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Lec 8 Super Alloys Intro

Lec 8 Super Alloys Intro

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Published by: majid khan yousafzai on Jan 10, 2012
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11/26/2013

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SUPERALLOYS

INTRODUCTION & APPLICATIONS

Characteristics of high temperature materials ‡ First characteristic is an ability to withstand loading at an operating temperature close to its melting point.
± Homologous temperature ± this should be greater than about 0.6. ± Thus, a superalloy operating at 1000 C in the vicinity of the melting temperature of nickel, 1455 C, working at a of (1000 + 273)/(1455 + 273) 0.75, is classi ed as a high-temperature material.

as time increases. ± For example. a time-dependent. ‡ A nal characteristic is tolerance of severe operating environments. inelastic and irrecoverable deformation known as creep must be considered due to the promotion of thermally activated processes at high . ± In these cases. but corrosion due to impurities such as potassium salts and the ingestion of sea-water can occur during operation. the high operating temperatures enhance the possibility of oxidation.‡ A second characteristic is ± a substantial resistance to mechanical degradation over extended periods of time. ± Kerosene used for aero engine fuel tends to be cleaner. the hot gases generated in a coal.red electricity-generating turbine are highly corrosive due to the high sulphur levels in the charge. . ± Thus. creep strain ( creep) is accumulated. ± For high-temperature applications.

Turbine entry temperature (TET) is the temperature of the hot gases entering the turbine arrangement .

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± What are the best materials to choose for these applications? ± Can we justify the use of the superalloys which have nickel as the major constituent? .The selection of materials for high-temperature applications ‡ Materials for high-temperature service must withstand considerable loads for extended periods of time.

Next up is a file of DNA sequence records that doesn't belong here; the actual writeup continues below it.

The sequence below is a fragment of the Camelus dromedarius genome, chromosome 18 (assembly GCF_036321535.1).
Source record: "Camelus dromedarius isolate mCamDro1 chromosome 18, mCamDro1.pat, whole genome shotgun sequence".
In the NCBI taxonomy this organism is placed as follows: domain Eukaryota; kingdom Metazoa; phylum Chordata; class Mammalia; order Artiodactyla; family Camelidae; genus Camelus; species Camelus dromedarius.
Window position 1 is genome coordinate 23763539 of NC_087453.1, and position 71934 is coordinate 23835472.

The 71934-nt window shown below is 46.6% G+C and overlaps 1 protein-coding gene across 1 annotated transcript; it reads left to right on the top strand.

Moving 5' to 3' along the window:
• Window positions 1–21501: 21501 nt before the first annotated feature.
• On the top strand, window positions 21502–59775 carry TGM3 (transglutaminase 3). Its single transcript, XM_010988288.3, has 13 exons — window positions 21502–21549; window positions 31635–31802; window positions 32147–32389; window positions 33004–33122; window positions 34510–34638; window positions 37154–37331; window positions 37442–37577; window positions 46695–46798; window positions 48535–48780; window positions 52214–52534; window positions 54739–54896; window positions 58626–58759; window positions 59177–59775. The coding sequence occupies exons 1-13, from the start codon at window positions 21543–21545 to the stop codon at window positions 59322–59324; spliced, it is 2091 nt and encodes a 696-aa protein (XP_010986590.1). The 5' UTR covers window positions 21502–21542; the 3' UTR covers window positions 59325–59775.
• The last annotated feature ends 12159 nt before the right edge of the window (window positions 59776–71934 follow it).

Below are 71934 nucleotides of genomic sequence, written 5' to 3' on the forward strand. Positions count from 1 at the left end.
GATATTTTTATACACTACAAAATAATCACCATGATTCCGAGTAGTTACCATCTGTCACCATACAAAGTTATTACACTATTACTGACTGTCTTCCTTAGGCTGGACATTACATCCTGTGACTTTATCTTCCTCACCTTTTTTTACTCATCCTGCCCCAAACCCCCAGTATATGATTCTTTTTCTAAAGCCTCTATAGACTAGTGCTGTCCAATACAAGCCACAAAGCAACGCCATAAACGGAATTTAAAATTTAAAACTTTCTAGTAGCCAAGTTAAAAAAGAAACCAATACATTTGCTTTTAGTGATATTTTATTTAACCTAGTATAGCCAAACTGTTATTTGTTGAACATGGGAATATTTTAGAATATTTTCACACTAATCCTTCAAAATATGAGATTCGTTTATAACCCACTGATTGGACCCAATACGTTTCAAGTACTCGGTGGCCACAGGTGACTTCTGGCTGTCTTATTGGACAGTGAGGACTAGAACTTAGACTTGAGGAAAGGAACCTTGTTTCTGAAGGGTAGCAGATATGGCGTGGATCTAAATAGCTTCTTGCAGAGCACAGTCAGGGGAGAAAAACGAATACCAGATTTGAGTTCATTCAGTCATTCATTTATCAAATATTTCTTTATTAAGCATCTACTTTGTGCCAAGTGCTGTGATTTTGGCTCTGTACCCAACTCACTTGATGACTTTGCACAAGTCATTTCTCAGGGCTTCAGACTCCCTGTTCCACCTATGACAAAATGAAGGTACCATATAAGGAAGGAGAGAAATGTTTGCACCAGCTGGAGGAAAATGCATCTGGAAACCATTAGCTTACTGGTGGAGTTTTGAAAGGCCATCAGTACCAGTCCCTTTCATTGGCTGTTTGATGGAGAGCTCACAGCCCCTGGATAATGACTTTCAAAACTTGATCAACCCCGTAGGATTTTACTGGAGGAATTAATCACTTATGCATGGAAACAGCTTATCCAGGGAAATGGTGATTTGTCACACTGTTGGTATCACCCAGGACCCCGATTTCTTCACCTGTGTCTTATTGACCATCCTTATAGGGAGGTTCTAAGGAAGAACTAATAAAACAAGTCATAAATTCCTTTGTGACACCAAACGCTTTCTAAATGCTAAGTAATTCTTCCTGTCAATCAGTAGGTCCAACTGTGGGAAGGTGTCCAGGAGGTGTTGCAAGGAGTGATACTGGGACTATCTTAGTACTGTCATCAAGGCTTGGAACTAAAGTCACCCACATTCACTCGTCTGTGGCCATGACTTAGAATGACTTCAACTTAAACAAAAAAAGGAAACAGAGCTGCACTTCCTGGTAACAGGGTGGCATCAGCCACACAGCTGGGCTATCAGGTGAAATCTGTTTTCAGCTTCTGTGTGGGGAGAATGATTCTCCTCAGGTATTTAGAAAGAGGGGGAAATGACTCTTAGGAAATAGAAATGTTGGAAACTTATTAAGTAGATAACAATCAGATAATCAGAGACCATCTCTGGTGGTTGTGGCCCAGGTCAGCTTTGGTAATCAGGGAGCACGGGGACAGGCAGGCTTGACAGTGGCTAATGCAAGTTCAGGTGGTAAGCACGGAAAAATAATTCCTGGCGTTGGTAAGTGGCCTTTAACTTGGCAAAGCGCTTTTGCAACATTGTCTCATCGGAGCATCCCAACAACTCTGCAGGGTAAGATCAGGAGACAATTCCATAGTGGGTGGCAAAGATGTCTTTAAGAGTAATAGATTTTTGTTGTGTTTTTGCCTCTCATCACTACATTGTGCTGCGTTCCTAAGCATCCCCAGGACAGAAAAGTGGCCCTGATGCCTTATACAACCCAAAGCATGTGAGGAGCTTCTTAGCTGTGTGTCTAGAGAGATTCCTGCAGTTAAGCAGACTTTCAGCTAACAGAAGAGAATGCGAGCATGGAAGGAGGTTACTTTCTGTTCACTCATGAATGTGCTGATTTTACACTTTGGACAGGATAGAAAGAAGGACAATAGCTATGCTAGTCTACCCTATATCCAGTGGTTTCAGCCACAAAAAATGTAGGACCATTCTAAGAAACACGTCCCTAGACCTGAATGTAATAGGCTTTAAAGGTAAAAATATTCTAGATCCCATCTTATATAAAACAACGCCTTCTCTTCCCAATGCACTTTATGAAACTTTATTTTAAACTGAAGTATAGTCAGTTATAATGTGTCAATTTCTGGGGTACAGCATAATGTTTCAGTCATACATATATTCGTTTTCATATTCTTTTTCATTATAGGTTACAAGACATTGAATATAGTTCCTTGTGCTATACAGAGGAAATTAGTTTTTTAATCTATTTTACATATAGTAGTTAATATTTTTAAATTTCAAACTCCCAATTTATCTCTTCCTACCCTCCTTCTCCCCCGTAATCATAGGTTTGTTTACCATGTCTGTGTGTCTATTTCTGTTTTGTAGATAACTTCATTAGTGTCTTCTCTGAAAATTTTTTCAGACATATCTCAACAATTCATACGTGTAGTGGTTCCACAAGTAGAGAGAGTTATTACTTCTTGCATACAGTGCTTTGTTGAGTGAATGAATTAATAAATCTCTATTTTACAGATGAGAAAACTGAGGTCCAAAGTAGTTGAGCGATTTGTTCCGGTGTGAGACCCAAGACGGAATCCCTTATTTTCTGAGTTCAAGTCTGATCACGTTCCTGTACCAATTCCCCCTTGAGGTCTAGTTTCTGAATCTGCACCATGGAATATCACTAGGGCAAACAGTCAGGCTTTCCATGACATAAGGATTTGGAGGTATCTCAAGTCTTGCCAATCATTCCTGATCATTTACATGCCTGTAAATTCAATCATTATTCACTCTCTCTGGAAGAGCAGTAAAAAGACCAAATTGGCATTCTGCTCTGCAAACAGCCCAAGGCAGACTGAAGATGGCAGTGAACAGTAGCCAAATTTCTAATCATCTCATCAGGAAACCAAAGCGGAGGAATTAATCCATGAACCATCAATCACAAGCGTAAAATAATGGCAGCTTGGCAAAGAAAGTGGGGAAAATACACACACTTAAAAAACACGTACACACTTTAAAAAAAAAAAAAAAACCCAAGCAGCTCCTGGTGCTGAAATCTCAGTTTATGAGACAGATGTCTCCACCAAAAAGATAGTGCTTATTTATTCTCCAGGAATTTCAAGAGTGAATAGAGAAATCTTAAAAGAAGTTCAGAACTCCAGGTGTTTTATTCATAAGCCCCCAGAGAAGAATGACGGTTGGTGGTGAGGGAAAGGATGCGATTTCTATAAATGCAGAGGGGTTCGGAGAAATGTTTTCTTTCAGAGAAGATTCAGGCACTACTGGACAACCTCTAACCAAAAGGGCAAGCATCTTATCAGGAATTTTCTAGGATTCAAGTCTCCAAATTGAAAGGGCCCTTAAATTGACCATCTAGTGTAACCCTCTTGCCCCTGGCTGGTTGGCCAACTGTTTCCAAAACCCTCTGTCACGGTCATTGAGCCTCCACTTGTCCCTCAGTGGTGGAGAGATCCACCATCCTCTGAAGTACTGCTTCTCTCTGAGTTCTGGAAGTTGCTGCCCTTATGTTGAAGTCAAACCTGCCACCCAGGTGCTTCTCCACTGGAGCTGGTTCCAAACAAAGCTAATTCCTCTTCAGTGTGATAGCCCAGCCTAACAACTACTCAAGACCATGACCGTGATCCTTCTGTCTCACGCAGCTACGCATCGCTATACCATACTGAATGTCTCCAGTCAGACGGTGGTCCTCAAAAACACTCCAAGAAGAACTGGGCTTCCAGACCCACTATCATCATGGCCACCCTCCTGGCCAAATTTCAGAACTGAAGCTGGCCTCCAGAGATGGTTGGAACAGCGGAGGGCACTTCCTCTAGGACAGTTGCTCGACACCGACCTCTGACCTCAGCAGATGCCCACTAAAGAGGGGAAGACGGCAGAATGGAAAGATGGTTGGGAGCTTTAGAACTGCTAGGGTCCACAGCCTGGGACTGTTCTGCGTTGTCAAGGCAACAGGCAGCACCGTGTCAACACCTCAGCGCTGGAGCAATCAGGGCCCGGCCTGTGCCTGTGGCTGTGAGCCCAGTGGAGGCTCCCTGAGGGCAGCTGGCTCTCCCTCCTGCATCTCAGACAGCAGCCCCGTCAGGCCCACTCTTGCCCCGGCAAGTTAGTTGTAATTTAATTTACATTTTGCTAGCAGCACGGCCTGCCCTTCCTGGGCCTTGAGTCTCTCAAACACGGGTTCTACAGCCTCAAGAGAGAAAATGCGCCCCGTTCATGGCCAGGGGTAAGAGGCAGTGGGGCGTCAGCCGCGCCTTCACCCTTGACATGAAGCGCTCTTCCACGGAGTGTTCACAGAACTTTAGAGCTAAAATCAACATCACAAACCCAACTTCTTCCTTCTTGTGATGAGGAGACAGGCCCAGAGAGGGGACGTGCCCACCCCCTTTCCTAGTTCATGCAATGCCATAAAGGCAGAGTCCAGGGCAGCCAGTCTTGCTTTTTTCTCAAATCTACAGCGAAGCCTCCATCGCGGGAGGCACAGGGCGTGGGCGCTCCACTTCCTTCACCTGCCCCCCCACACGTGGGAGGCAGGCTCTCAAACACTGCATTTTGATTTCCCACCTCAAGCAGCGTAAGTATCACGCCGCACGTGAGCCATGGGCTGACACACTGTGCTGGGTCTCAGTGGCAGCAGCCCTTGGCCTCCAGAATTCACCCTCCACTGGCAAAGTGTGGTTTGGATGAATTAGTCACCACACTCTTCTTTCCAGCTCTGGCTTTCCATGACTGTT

for example. it approaches a steadystate. ss . the creep strain rate. i.Larson Miller approach for the ranking of creep performance ‡ Resistance to creep deformation is a major consideration. for example. ‡ For many materials and under loading conditions which are invariant with time. and ± creep softening. ‡ This implies a balance of ± creep hardening. . is constant. due to dislocation annihilation and recovery.e. due to dislocation multiplication and interaction with obstacles.

the creep strain to failure. i. ‡ Design against creep usually necessitates a consideration of the time to rupture.‡ Very often. ‡ n is the stress exponent. it is found that ‡ where ‡ is the applied stress.e. tr . which usually satis es the so-called Monkman Grant relationship ‡ where B is a constant which is numerically equal to the creep ductility. ± When a value for Q is deduced from the experimental creep data. . one often nds that it correlates with the activation energy for self-diffusion. This implies that some form of mass transport on the scale of the microstructure is ratecontrolling. ‡ A is a constant and Q is an activation energy.

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‡ When creep tests for various combinations of ( . ‡ this is found to vary between 15 and 25 log h and is taken to be 20 log h. . T ) are carried out. These plots are known as Larson Miller diagrams.‡ At constant . consistent with the assumptions made. one has ± where C and D are constants. ‡ The above Equation can be written in the form ‡ where P is known as the Larson Miller parameter and E is the Larson Miller constant. one usually nds a strong correlation between P and log .

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Nickel as a high-temperature material .

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